Ever have one of those bands in constant rotation on your playlist that you’ve watched go from near-obscurity to a level of fame that you always wished they’d have but secretly hate because it means bigger venues, more people to contend with, and less chance of really getting that intimate experience?
Phantogram is that band for me.
Let me start out by saying that I love Phantogram, and although I’ve been to every show they’ve done so far in Vancouver, I knew this one would be another notch on my bedpost. Last time they were here, I got to stand so close to the stage at Venue, it was almost surreal. Tuesday night’s show at the Commodore is a testament to what I’d always expected would happen: Phantogram’s style of electronic rock with psychedelic vocals and hip-hop beats are slowly becoming recognized by more and more people. And well they should.
Tuesday night’s show wasn’t the packed, sold out crowd that has become the norm at the Commodore, but that certainly didn’t dull the excitement for me or the large crowd that greeted me when I arrived. And when the lights dimmed, that excitement erupted into an all-out fury of cheers as the New York-grown band took the stage and began their set.
With the release of their latest teaser Celebrating Nothing behind them¸ Sarah Barthel and Josh Carter graced the Commodore stage with their signature style: Sarah, stage right, head bent down, hair covering her face, playing alongside longtime friend and bandmate Josh, who is always stage left and playing guitar with the chillest of chill demeanours; but behind them, everything else seemed a bit different. They were still flanked with their supporting players, but this bigger venue inevitably meant brighter lights, a bigger (almost muddier) sound and a different feel than anything I’d experience with them before. Don’t get me wrong, it wasn’t bad at all, just different.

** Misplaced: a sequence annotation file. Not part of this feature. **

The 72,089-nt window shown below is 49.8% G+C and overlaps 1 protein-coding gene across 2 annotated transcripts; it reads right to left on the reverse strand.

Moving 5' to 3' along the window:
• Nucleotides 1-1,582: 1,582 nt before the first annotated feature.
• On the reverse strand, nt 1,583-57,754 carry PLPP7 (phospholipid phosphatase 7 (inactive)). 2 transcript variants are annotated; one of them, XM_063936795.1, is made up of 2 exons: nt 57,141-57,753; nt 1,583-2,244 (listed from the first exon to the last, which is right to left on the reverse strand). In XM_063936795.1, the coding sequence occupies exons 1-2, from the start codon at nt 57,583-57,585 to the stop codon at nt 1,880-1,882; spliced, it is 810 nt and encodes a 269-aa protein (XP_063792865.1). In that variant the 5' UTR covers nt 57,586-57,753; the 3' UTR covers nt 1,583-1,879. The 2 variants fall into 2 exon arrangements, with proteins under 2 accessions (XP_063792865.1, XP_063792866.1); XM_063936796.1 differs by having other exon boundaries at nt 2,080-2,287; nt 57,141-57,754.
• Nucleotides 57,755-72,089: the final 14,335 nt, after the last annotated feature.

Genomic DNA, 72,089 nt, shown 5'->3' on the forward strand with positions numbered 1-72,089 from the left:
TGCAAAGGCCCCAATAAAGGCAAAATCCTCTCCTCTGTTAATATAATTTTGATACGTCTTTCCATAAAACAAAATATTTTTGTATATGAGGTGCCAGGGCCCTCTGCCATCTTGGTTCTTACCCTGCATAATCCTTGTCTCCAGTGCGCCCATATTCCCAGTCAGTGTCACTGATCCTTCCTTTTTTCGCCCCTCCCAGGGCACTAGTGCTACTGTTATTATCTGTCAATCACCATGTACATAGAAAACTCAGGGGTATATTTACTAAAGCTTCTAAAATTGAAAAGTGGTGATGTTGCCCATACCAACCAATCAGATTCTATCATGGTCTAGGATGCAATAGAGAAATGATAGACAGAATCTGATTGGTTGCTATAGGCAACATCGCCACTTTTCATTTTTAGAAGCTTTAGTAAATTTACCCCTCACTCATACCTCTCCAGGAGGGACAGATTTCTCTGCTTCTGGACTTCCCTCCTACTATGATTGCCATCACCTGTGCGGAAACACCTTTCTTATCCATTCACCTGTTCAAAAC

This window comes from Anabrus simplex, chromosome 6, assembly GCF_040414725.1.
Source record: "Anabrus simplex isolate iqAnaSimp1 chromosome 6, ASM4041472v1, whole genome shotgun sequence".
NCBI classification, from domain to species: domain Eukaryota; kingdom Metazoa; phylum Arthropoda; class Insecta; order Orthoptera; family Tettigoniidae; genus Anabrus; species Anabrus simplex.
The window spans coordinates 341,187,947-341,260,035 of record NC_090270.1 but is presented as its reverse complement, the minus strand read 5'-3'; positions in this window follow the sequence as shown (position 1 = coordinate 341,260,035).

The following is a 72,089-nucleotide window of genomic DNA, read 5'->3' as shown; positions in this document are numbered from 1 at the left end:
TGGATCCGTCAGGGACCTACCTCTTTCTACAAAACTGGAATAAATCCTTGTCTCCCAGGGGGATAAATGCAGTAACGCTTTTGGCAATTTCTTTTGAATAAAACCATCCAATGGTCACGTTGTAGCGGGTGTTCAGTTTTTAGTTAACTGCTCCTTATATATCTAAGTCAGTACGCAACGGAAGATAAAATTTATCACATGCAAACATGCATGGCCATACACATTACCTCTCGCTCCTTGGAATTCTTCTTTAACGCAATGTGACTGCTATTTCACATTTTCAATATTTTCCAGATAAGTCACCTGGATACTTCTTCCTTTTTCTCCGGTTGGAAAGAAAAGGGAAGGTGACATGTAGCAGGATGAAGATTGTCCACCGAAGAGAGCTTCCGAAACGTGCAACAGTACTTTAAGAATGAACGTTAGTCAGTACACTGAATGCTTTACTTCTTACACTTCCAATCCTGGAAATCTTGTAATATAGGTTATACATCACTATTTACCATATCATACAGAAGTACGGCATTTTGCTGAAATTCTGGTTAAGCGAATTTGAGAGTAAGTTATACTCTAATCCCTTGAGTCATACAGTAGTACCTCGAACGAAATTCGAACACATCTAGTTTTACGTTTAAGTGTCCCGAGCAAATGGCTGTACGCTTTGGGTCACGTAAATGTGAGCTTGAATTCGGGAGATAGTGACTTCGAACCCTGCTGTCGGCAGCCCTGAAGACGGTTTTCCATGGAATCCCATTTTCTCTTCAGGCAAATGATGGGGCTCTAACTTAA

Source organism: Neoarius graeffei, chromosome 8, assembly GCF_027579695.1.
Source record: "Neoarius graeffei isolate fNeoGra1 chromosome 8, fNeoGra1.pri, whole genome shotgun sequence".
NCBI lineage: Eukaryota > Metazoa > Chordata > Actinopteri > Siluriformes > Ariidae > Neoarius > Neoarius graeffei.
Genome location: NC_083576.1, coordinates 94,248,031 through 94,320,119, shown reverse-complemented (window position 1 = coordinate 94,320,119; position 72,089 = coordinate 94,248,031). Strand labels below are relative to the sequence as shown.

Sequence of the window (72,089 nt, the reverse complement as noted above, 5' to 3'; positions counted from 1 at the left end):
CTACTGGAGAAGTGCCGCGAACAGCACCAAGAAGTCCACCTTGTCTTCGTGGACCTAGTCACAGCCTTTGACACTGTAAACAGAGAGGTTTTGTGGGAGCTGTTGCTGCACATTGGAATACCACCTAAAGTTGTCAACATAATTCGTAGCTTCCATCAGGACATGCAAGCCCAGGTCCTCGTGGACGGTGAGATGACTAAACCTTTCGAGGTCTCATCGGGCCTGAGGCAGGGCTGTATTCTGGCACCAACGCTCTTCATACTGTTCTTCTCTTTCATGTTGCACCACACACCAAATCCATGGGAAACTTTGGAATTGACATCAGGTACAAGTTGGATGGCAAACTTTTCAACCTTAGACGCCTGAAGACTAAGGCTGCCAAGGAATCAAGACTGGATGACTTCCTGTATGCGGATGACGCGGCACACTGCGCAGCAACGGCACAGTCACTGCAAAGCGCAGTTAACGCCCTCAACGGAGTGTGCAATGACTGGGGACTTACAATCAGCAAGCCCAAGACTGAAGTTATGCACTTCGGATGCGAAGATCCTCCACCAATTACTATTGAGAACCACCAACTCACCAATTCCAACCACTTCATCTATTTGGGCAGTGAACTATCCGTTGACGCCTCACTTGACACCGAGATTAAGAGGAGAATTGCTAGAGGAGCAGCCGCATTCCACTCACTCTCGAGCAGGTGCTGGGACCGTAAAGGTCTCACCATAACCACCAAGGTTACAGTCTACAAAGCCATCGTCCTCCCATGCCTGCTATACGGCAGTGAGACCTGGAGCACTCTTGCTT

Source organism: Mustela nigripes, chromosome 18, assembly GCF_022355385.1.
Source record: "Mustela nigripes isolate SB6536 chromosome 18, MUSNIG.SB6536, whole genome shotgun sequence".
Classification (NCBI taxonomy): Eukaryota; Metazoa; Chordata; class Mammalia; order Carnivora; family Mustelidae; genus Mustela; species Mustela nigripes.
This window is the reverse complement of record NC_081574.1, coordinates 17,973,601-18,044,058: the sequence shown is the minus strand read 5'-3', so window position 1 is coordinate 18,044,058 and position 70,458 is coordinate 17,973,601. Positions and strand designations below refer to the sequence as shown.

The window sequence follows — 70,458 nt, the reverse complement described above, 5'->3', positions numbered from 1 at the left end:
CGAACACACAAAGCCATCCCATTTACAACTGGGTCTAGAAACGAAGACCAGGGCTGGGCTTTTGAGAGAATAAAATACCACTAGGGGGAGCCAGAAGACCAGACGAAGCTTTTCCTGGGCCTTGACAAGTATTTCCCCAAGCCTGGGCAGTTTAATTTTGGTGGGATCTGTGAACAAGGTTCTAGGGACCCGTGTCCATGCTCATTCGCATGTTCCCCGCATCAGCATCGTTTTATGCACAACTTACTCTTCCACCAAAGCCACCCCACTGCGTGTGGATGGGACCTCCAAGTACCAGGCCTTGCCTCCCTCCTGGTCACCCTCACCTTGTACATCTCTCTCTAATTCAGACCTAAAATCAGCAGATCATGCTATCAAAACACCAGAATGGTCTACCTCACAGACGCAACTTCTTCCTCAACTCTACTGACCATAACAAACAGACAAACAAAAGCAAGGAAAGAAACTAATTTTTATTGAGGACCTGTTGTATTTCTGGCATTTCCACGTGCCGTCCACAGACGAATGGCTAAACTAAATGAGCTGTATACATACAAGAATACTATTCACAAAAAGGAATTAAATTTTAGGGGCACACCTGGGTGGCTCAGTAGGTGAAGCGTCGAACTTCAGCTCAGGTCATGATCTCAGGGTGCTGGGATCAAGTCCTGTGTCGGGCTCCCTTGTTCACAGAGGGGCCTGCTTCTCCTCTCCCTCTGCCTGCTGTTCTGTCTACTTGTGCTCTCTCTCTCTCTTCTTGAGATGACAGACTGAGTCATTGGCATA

As they rocked through their 16-song playlist (saving 2 for the encore), we were serenaded with songs like “Black Out Days” and “Celebrating Nothing” from the newest EP release, as well as a mix of crowd favourites from the Nightlife EP and full-length album Eyelid Movies including the bass-heavy “When I’m Small”, “Mouthful of Diamonds”, “Don’t Move”, “16 Years”, and “Futuristic Casket”. It was a fun show that was tailored for this larger venue. From the carefully-choreographed lights to the huge crowd, everything about this Phantogram show was worth the cost of a ticket.
Despite their growing popularity, they haven’t seemed to change. Barthel and Carter play amazingly well together with crisp vocals and flawless instrumentals that don’t ever seem to miss a beat. And although they don’t really interact much with the crowd (aside from the occasional shoutout and thank you that make your heart melt with their incredibly endearing qualities), none of the intimacy of their stage presence was lost in that large venue. It’s one of the things that keeps me coming back. When you’re at a show, you almost forget where you are and simply get lost in Phantogram.